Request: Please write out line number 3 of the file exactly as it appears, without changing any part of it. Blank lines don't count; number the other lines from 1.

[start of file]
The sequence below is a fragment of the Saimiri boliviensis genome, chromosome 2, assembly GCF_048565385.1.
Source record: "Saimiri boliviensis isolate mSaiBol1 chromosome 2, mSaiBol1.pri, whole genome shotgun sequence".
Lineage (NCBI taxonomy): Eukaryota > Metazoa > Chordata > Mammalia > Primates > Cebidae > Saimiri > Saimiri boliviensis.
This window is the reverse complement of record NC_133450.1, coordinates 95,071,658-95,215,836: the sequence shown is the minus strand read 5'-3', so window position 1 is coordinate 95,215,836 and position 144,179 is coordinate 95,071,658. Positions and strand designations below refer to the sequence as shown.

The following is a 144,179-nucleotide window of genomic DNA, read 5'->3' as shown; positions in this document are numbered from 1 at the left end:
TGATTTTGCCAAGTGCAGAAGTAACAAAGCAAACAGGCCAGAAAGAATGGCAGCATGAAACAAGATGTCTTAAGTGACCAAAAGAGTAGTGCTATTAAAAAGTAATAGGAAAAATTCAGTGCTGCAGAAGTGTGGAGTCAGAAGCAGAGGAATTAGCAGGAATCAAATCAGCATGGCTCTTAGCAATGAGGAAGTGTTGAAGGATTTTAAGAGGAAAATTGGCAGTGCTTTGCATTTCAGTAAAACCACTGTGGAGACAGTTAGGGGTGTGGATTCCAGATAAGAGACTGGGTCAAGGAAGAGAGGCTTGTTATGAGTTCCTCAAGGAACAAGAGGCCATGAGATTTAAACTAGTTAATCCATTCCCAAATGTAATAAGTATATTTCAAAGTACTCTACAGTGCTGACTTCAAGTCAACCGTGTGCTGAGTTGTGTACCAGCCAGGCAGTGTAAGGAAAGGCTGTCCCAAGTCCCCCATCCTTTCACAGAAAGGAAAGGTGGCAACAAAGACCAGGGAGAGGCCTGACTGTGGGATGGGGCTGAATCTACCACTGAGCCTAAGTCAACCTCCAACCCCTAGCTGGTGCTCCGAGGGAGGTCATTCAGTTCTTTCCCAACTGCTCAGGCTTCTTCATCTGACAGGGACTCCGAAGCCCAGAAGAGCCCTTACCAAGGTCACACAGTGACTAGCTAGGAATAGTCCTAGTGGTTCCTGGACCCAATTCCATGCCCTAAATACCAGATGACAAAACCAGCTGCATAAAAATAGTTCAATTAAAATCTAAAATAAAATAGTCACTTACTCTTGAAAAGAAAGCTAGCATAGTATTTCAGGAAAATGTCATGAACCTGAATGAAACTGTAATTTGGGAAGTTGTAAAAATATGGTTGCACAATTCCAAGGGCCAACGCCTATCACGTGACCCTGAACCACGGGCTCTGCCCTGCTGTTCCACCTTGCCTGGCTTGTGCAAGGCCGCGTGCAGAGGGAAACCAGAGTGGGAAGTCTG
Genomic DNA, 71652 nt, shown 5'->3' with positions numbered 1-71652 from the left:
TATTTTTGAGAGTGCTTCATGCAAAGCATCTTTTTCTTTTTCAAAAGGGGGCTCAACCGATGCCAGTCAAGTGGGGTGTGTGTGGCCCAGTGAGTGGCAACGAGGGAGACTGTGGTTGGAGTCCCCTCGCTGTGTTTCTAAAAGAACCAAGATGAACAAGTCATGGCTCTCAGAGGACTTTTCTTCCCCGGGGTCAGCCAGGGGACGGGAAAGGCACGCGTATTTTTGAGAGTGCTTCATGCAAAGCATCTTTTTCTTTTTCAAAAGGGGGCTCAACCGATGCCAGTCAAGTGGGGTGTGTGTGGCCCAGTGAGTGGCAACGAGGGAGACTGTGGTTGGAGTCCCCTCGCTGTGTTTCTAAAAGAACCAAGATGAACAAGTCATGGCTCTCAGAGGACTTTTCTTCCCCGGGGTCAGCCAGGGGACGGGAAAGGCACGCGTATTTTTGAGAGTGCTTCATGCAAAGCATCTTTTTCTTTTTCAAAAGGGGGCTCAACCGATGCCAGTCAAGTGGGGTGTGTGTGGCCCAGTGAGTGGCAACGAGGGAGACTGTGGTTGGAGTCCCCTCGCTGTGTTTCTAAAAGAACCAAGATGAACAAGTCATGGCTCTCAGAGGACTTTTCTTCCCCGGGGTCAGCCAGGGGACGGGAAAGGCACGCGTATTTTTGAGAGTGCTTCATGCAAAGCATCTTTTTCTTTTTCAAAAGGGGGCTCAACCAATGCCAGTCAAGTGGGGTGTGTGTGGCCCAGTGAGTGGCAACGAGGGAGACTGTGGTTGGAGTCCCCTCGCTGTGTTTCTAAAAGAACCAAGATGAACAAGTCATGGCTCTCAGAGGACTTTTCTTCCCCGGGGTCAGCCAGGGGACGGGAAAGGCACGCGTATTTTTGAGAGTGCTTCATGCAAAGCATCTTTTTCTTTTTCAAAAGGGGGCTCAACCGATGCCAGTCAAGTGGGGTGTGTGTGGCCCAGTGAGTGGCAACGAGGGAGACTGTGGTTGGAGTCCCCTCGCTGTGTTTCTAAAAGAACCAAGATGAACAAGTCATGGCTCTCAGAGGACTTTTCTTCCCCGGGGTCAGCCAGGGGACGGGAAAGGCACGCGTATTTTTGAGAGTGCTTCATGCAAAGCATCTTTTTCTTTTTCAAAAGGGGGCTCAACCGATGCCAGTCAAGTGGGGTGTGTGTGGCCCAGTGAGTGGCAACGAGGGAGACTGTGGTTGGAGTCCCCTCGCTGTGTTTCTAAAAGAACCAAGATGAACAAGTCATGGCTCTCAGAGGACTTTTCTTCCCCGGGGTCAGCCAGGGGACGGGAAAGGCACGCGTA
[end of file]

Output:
Lineage (NCBI taxonomy): Eukaryota > Metazoa > Chordata > Mammalia > Primates > Cebidae > Saimiri > Saimiri boliviensis.